What do indie developers have against fruit? Were their childhoods ruined by biting into maggot-infested apples or bananas that weren’t quite ripe? Usually we’re chopping them up like ninjas or matching them in trios until they pop with an addictive saccharine effect. In Juicy Realm, we’re just straight-up murdering them. Of course, these are basically mutant fruits – horrid pineapples who are as abrasive as they look; avocado firing the pit inside them like cannons, perhaps revenge on all those millennial breakfasts? In this realm, they’ve taken over the world and a group of fruit hating youngsters have to work their way through levels bursting with pith to revert the world to its fruit chomping normality.
Juicy Realm is a rogue-like. Let’s get this out of the way; there are a lot of rogue-likes out there now and most of them ape a handful of very successful titles which paved the way for the genre. This isn’t always a bad thing, most ape them very well, taking features from one and expanding them before adding their own spin on features from another. Juicy Realm is a bit like that, there’s some Nuclear Throne in there, a blob of Isaac and a literal dash of Enter the Gungeon – you can dash through shots fired, much like the roll ability in Gungeon. It’s a good concoction, full of character, charm and great mechanics which make for a great foundation.
As with many games of this ilk, we start by choosing a character. Each has a different special effect which can be used within battle – posting a turret, for example, or creating a shadow version of themselves to aid in a tough fight. Along with these, each character has different stats and health bars. There’s enough variety here that the first character I choose saw me easily sail through the campaign without dying, but subsequent choices made that a tough hill to climb.
To add even more difference between the characters, they all start with a different weapon. Some are melee – which are a pain to use, more on this soon – and others vary through projectile guns with a punch or more pathetic whimpers. It matters not, as soon as you start exploring, you’ll get your grubby juice stained hands on many more options.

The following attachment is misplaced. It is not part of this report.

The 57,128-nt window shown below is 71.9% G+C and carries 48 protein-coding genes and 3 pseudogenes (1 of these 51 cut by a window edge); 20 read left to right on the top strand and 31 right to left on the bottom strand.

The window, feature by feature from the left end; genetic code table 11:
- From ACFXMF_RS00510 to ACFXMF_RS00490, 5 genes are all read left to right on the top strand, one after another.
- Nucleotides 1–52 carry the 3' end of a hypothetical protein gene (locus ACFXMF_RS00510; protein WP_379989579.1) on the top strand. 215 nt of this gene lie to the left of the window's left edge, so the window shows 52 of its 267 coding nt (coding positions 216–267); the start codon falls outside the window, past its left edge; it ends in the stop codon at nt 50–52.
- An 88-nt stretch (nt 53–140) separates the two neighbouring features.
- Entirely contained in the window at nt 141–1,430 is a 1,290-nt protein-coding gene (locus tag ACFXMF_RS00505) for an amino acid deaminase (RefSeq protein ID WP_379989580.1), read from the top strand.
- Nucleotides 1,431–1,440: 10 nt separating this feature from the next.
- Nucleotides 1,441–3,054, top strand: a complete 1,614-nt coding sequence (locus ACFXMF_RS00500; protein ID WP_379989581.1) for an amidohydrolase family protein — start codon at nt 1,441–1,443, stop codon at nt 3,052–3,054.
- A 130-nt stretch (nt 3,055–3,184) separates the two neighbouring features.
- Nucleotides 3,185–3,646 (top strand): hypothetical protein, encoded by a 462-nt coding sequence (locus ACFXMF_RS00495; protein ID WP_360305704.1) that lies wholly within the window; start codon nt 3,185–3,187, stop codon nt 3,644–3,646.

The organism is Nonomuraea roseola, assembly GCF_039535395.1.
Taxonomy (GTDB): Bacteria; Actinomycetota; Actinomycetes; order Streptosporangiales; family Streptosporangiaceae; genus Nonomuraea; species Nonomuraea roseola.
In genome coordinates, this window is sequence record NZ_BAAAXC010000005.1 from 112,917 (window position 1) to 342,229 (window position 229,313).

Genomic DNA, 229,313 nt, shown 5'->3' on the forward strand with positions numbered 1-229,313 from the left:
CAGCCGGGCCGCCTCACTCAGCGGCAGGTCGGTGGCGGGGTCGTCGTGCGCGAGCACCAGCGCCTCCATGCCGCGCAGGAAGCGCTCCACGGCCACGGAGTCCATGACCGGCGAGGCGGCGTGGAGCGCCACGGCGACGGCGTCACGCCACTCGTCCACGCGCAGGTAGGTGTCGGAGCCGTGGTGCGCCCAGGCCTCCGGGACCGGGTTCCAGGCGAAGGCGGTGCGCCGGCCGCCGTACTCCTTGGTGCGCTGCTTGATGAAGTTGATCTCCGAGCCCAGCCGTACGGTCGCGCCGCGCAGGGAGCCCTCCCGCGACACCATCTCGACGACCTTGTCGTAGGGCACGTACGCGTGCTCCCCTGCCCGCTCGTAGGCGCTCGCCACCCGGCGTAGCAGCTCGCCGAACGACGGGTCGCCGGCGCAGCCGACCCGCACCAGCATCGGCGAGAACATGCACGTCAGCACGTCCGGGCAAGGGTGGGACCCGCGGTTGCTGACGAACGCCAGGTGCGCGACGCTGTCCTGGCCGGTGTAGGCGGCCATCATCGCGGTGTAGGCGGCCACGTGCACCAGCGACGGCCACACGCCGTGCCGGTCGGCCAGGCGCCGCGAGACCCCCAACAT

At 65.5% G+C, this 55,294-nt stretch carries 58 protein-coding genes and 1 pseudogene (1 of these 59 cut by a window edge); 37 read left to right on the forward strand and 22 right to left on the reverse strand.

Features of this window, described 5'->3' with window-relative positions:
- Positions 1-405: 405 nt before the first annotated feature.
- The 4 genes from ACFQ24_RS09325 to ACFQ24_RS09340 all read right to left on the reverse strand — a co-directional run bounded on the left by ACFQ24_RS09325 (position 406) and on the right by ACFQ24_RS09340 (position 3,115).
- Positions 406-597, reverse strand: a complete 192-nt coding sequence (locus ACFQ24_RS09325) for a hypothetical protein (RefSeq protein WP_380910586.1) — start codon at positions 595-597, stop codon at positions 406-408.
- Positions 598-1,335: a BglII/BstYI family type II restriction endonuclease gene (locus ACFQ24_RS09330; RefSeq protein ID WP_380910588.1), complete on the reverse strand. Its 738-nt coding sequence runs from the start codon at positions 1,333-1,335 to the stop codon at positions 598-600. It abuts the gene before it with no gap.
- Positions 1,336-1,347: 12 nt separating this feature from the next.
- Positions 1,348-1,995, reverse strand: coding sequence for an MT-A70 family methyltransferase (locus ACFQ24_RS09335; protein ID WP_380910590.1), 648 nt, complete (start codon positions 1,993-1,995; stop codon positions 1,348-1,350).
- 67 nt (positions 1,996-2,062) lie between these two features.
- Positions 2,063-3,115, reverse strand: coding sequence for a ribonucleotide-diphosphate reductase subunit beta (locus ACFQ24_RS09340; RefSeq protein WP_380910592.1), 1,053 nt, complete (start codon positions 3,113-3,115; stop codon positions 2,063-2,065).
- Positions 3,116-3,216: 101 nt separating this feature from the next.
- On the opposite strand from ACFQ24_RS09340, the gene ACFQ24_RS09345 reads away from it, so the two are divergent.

So, about that melee option. It’s pretty useless. Enemies all fire in different ways, which is to be expected and learned. Now, I think the melee hits are supposed null these shots if you hit them… well, sometimes they did and sometimes they didn’t. It was hard to tell if the mechanics were bad or I was. Either way, whenever a melee weapon was found I’d pick it up (to add it to my unlocks) and promptly put it back down. Thankfully you can recycle each gun you throw aside for coins which can be used in the shops you’ll find scattered throughout the levels. I always opted for a gun.
Because the guns are damn good fun. You can carry two, which means with some clever switching you can cycle through the pair constantly shooting. Some enemies die faster from a good old-fashioned bullet, whereas a laser would peel their health away instead. It’s all about finding that sweet spot, sometimes literally. Each enemy has weaknesses or tricks to fighting them, this is seen commonly in the bosses. I cursed the damn Watermelon whose shell had to be chipped away before I could get to that sweet flesh beneath!
Sometimes (oftentimes) it wasn’t just me doing the damage – there’s a co-op mode which I didn’t have chance to try out because my friends are useless – I’m talking about the pets you can buy in-game. There’s a chicken who drops bombs, a tiny baseball with a bat who fires shots back at enemies like a Jedi mascot and a number of others who breathe fire, help you shoot or create general chaos. None of them are bad and all of them are uniquely designed to look as if they’ve stepped from comics or old Warner Bros cartoons.
At this point in the review, I’ll get the general verdict out of the way for reasons which will soon become clear. This is a great rogue-like; yes, it borrows ideas from other games, but what doesn’t nowadays? The visuals are cute, witty and crisp, looking like a great cartoon adventure full of interesting characters and enemies. The music is top-notch, as well as the squelchy sound design. Nothing ever really feels overly cruel, even on the hard mode which is unlocked after your first win.
And here is where I could simply carry on writing until the editor tells me to stop, because the game is chock-full of things to do and unlock; a big overworld bursting with extra characters who unlock new modes of play or weapons to find; random chests which seem like a nice jab towards loot boxes, dolling out a risk vs reward system; there are debuffs you can add to your game in order for better loot rewards; I lost count how many guns there were, which can all be upgraded; there are nice hidden areas, mini-bosses who burst with cash to be used in the random washing machine which takes 50 coins for a random prize.
Now comes the thing I wouldn’t normally do in a review, which is tell you to buy it. Usually I’d end with a nice summary, but I won’t here. Because a game like this will be lost on the eShop. It will be passed over because it has a bit of a silly name and isn’t headlined by a massive studio. In fact, I doubt many buyers will even check out the screenshots, but they should. And you should play it, because it’s simple fun which can evoke the days of old arcade classics about nothing more than having a good time. It’s daft, it’s a little rough around the edges in places and only a few of the things it does are new. But it would be an absolute crime for it to go un-played.
Version Tested: Nintendo Switch
Review copy provided by X.D. Network